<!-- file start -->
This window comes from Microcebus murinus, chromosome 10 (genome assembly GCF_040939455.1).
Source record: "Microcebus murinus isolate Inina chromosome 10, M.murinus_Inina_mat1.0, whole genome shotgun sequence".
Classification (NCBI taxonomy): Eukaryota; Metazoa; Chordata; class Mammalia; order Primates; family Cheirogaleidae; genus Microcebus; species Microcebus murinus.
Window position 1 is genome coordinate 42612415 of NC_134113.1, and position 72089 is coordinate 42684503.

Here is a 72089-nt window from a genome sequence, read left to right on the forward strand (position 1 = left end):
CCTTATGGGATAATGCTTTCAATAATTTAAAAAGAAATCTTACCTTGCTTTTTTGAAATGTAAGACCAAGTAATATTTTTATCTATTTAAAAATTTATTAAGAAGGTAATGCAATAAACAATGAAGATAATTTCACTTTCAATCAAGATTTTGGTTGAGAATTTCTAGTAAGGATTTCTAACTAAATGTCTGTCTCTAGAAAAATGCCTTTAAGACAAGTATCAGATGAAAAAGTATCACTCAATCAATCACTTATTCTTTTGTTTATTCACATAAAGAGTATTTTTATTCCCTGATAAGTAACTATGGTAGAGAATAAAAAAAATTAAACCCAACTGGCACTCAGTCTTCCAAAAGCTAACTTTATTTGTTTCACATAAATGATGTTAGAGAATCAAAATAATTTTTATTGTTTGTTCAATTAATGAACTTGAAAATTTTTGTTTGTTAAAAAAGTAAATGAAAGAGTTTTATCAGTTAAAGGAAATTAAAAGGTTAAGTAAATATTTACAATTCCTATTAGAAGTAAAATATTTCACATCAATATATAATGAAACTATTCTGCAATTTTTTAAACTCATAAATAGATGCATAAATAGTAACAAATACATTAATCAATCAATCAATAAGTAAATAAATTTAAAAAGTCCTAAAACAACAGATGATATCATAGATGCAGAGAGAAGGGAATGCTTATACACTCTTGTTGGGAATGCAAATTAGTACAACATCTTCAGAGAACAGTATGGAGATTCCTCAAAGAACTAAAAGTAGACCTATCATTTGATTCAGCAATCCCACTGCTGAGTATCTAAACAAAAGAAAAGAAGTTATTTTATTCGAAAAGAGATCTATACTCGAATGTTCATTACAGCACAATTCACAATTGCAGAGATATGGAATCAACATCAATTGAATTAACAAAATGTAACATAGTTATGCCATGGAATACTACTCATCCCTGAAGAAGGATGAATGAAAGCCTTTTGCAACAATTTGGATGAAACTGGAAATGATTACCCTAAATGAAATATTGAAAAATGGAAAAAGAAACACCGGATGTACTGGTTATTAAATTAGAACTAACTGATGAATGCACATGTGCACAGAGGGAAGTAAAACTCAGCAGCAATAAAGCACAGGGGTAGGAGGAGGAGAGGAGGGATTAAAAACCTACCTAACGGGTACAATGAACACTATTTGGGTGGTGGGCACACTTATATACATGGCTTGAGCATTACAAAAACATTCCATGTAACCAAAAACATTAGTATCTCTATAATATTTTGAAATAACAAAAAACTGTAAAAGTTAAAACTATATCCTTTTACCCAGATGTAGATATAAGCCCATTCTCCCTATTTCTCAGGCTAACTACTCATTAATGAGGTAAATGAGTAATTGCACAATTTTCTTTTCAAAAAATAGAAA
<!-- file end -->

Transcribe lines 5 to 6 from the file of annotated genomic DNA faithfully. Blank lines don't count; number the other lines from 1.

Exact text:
Here is a 72089-nt window from a genome sequence, read left to right on the forward strand (position 1 = left end):
CCTTATGGGATAATGCTTTCAATAATTTAAAAAGAAATCTTACCTTGCTTTTTTGAAATGTAAGACCAAGTAATATTTTTATCTATTTAAAAATTTATTAAGAAGGTAATGCAATAAACAATGAAGATAATTTCACTTTCAATCAAGATTTTGGTTGAGAATTTCTAGTAAGGATTTCTAACTAAATGTCTGTCTCTAGAAAAATGCCTTTAAGACAAGTATCAGATGAAAAAGTATCACTCAATCAATCACTTATTCTTTTGTTTATTCACATAAAGAGTATTTTTATTCCCTGATAAGTAACTATGGTAGAGAATAAAAAAAATTAAACCCAACTGGCACTCAGTCTTCCAAAAGCTAACTTTATTTGTTTCACATAAATGATGTTAGAGAATCAAAATAATTTTTATTGTTTGTTCAATTAATGAACTTGAAAATTTTTGTTTGTTAAAAAAGTAAATGAAAGAGTTTTATCAGTTAAAGGAAATTAAAAGGTTAAGTAAATATTTACAATTCCTATTAGAAGTAAAATATTTCACATCAATATATAATGAAACTATTCTGCAATTTTTTAAACTCATAAATAGATGCATAAATAGTAACAAATACATTAATCAATCAATCAATAAGTAAATAAATTTAAAAAGTCCTAAAACAACAGATGATATCATAGATGCAGAGAGAAGGGAATGCTTATACACTCTTGTTGGGAATGCAAATTAGTACAACATCTTCAGAGAACAGTATGGAGATTCCTCAAAGAACTAAAAGTAGACCTATCATTTGATTCAGCAATCCCACTGCTGAGTATCTAAACAAAAGAAAAGAAGTTATTTTATTCGAAAAGAGATCTATACTCGAATGTTCATTACAGCACAATTCACAATTGCAGAGATATGGAATCAACATCAATTGAATTAACAAAATGTAACATAGTTATGCCATGGAATACTACTCATCCCTGAAGAAGGATGAATGAAAGCCTTTTGCAACAATTTGGATGAAACTGGAAATGATTACCCTAAATGAAATATTGAAAAATGGAAAAAGAAACACCGGATGTACTGGTTATTAAATTAGAACTAACTGATGAATGCACATGTGCACAGAGGGAAGTAAAACTCAGCAGCAATAAAGCACAGGGGTAGGAGGAGGAGAGGAGGGATTAAAAACCTACCTAACGGGTACAATGAACACTATTTGGGTGGTGGGCACACTTATATACATGGCTTGAGCATTACAAAAACATTCCATGTAACCAAAAACATTAGTATCTCTATAATATTTTGAAATAACAAAAAACTGTAAAAGTTAAAACTATATCCTTTTACCCAGATGTAGATATAAGCCCATTCTCCCTATTTCTCAGGCTAACTACTCATTAATGAGGTAAATGAGTAATTGCACAATTTTCTTTTCAAAAAATAGAAA